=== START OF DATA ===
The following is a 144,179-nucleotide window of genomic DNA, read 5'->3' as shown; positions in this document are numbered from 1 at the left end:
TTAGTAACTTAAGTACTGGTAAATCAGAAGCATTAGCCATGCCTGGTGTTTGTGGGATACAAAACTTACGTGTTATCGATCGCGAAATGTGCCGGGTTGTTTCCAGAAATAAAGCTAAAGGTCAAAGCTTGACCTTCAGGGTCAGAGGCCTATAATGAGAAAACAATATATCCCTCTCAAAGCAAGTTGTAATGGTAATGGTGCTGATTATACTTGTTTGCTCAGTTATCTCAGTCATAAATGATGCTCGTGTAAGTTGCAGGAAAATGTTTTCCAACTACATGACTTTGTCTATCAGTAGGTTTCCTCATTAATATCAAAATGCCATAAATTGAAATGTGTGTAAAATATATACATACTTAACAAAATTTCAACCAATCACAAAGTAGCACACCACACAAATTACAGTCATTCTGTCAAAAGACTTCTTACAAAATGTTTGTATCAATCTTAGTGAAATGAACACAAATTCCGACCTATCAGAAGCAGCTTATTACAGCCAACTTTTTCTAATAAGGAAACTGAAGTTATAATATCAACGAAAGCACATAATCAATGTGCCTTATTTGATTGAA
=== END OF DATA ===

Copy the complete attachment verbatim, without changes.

The following is a 144,179-nucleotide window of genomic DNA, read 5'->3' as shown; positions in this document are numbered from 1 at the left end:
TTAGTAACTTAAGTACTGGTAAATCAGAAGCATTAGCCATGCCTGGTGTTTGTGGGATACAAAACTTACGTGTTATCGATCGCGAAATGTGCCGGGTTGTTTCCAGAAATAAAGCTAAAGGTCAAAGCTTGACCTTCAGGGTCAGAGGCCTATAATGAGAAAACAATATATCCCTCTCAAAGCAAGTTGTAATGGTAATGGTGCTGATTATACTTGTTTGCTCAGTTATCTCAGTCATAAATGATGCTCGTGTAAGTTGCAGGAAAATGTTTTCCAACTACATGACTTTGTCTATCAGTAGGTTTCCTCATTAATATCAAAATGCCATAAATTGAAATGTGTGTAAAATATATACATACTTAACAAAATTTCAACCAATCACAAAGTAGCACACCACACAAATTACAGTCATTCTGTCAAAAGACTTCTTACAAAATGTTTGTATCAATCTTAGTGAAATGAACACAAATTCCGACCTATCAGAAGCAGCTTATTACAGCCAACTTTTTCTAATAAGGAAACTGAAGTTATAATATCAACGAAAGCACATAATCAATGTGCCTTATTTGATTGAA